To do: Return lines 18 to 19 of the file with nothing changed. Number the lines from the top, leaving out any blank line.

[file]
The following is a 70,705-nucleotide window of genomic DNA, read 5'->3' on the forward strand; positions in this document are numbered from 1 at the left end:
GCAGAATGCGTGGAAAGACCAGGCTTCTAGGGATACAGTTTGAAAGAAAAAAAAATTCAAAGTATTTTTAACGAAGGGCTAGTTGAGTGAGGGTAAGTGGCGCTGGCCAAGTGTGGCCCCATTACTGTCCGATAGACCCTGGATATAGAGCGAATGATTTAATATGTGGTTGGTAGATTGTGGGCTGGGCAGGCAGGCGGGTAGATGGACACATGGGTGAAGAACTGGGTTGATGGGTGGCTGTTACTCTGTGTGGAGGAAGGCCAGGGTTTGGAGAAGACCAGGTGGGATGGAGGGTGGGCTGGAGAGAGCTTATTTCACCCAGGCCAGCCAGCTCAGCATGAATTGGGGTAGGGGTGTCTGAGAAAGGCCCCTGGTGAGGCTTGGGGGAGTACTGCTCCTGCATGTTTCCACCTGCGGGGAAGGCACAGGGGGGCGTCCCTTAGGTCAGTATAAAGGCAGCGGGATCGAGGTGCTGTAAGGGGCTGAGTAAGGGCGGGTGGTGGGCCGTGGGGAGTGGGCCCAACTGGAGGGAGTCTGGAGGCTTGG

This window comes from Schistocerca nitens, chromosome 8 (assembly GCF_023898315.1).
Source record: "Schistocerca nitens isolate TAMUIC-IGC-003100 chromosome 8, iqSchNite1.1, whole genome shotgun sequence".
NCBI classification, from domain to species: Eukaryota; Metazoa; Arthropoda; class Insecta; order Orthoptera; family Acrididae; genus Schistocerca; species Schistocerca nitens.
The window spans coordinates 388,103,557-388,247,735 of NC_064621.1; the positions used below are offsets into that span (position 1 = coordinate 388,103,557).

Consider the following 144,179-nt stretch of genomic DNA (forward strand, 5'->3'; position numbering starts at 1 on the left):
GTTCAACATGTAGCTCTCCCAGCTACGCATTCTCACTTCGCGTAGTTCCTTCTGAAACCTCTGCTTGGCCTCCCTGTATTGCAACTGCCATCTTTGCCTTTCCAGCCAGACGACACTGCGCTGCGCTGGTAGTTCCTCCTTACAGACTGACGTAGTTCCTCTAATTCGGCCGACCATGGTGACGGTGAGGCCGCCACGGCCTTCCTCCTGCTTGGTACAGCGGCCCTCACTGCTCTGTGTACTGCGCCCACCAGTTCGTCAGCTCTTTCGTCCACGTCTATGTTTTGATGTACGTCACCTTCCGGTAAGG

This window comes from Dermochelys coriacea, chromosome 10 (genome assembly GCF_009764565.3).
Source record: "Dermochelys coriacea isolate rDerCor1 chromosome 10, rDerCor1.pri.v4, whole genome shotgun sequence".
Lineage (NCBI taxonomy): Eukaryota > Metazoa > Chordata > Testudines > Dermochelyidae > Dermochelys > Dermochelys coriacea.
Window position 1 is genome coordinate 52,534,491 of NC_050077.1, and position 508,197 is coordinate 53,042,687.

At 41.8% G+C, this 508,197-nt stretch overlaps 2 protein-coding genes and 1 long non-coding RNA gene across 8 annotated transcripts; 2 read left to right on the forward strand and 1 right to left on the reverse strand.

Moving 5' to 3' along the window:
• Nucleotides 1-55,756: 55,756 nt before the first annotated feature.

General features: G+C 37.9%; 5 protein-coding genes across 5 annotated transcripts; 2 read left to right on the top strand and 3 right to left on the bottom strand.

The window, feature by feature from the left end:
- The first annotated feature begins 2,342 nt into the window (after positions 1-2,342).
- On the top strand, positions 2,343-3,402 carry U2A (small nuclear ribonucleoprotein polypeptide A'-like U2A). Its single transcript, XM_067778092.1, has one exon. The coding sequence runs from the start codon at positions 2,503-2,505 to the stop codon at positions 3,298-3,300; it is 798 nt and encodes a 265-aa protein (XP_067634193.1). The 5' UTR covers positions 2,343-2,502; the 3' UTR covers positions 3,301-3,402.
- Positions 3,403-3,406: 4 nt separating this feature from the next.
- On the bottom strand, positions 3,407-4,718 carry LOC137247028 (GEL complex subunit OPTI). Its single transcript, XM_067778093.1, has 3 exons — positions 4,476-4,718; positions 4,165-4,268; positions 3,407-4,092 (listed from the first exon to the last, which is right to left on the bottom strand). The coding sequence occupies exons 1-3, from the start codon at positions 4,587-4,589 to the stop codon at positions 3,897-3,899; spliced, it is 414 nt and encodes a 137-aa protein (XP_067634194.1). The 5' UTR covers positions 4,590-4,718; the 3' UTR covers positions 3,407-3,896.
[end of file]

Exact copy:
- The first annotated feature begins 2,342 nt into the window (after positions 1-2,342).
- On the top strand, positions 2,343-3,402 carry U2A (small nuclear ribonucleoprotein polypeptide A'-like U2A). Its single transcript, XM_067778092.1, has one exon. The coding sequence runs from the start codon at positions 2,503-2,505 to the stop codon at positions 3,298-3,300; it is 798 nt and encodes a 265-aa protein (XP_067634193.1). The 5' UTR covers positions 2,343-2,502; the 3' UTR covers positions 3,301-3,402.